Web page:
Former players appealing the NFL's $1-billion plan to address concussion-linked injuries asked a court on Thursday to reject the settlement because it excludes what they call the signature brain disease of football.
Critics insist that any deal include future payments for chronic traumatic encephalopathy, the brain decay found in dozens of former players after their deaths.
"CTE was the soundpiece of the original [lawsuit]," lawyer Steven F. Molo argued before the U.S. 3rd Circuit Court of Appeals in Philadelphia. "It is a fundamental issue in the case. It is mentioned 14 times."
The settlement would resolve thousands of lawsuits and cover more than 20,000 NFL retirees for the next 65 years. The league estimates that 6,000 former players, or nearly three in 10, could develop Alzheimer's disease or moderate dementia.
They would receive an average of $190,000, although the awards could reach several million dollars in the most serious cases, which include young men with Parkinson's disease or Lou Gehrig's disease.
The lead negotiators, in response to the criticism, said former players might otherwise have gotten nothing because the NFL had pushed for the complaints to be thrown out of court and sent to arbitration. And the science behind CTE is in its early stages; the damage cannot currently be diagnosed in the living.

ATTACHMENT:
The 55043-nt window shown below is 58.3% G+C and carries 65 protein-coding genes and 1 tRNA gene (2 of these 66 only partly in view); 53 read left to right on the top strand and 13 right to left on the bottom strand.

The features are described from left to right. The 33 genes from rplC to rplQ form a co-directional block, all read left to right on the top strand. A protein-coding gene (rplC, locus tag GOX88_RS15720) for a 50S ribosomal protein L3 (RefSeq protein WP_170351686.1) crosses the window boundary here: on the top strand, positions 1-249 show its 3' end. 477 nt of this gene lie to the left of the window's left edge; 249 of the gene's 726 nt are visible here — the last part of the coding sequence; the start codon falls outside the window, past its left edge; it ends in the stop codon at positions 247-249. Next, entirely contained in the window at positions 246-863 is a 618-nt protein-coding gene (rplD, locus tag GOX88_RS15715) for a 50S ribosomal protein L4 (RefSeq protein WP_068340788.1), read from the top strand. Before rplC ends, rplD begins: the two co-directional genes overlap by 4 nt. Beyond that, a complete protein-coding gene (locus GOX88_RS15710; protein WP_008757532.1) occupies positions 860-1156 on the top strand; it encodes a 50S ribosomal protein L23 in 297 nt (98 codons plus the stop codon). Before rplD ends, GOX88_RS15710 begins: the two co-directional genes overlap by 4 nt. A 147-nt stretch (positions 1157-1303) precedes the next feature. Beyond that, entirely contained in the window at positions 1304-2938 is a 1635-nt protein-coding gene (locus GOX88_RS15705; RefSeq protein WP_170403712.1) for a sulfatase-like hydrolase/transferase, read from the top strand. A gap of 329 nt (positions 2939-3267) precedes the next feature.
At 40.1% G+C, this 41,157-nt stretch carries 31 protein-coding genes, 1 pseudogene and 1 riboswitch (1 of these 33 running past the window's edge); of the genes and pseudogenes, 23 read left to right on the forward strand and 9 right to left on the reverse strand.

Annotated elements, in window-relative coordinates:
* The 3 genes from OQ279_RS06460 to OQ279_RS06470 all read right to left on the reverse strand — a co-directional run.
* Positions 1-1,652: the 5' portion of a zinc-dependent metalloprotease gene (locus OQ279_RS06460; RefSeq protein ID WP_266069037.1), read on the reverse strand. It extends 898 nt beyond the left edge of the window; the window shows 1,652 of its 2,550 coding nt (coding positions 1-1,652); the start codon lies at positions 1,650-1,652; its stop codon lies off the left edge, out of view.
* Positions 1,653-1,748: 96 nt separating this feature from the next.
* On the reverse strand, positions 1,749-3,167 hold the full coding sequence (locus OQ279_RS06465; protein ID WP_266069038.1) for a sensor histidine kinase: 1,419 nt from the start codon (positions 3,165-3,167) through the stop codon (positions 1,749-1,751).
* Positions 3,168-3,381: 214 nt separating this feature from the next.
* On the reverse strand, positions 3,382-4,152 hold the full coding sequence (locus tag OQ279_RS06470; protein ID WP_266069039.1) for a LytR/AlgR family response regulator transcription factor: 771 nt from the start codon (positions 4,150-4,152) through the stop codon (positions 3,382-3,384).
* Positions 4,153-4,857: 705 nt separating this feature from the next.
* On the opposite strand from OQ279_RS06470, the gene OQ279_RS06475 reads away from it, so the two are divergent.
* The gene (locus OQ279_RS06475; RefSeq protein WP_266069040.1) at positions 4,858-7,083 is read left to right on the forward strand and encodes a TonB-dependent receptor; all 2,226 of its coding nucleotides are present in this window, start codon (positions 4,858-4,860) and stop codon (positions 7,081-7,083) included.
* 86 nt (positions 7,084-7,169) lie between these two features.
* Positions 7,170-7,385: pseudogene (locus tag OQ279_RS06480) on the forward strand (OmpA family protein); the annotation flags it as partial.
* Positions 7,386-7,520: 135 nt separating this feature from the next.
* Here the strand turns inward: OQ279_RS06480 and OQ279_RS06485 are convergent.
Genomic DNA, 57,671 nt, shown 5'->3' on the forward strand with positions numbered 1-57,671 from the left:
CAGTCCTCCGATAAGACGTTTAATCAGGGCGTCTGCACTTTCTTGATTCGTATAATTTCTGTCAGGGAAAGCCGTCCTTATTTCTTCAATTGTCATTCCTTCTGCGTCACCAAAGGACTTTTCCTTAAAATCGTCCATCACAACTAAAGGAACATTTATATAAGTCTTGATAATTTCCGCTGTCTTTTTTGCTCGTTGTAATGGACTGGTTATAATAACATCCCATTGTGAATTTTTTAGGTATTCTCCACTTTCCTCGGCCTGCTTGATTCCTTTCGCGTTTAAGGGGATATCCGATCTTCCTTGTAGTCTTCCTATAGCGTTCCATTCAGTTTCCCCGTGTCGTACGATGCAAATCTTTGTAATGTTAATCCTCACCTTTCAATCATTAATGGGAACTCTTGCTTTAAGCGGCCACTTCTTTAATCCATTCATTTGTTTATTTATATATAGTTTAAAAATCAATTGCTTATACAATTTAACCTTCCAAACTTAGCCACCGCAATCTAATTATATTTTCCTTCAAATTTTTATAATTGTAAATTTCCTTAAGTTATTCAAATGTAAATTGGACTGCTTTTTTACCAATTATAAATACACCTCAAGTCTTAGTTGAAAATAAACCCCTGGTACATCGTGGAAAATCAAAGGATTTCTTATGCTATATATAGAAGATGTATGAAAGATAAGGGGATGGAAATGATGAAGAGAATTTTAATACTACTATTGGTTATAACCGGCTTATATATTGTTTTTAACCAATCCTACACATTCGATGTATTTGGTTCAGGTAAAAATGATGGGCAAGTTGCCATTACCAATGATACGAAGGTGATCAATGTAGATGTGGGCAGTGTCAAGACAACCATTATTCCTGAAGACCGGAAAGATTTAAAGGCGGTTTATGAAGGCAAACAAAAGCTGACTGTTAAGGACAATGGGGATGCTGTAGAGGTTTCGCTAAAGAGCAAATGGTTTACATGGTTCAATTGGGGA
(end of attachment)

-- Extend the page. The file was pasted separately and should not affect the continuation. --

"The science could determine that all that matters for CTE is the concussive hits you took before your 18th birthday," lawyer Paul Clement, a former U.S. solicitor general, argued Thursday for the NFL.
The settlement grants up to $4 million for prior deaths involving CTE, but it set an April 2015 cutoff date to avoid incentivizing suicides.
The list of former players who have killed themselves and been diagnosed with CTE includes Hall of Fame center Mike Webster of Pittsburgh; Pro Bowler Junior Seau of San Diego; and Ray Easterling of Atlanta, a named plaintiff in a 2011 concussion lawsuit before his death the following year.
Senior U.S. District Judge Anita B. Brody steered the parties to mediation and approved the settlement in April, after persuading the NFL to remove a $765-million cap so the fund doesn't run out. The settlement also sets aside money for baseline testing, education and research.
Some of the approximately 90 objectors complain that it compensates only a few neurological conditions, and not the depression and mood disorders they link to concussions and CTE.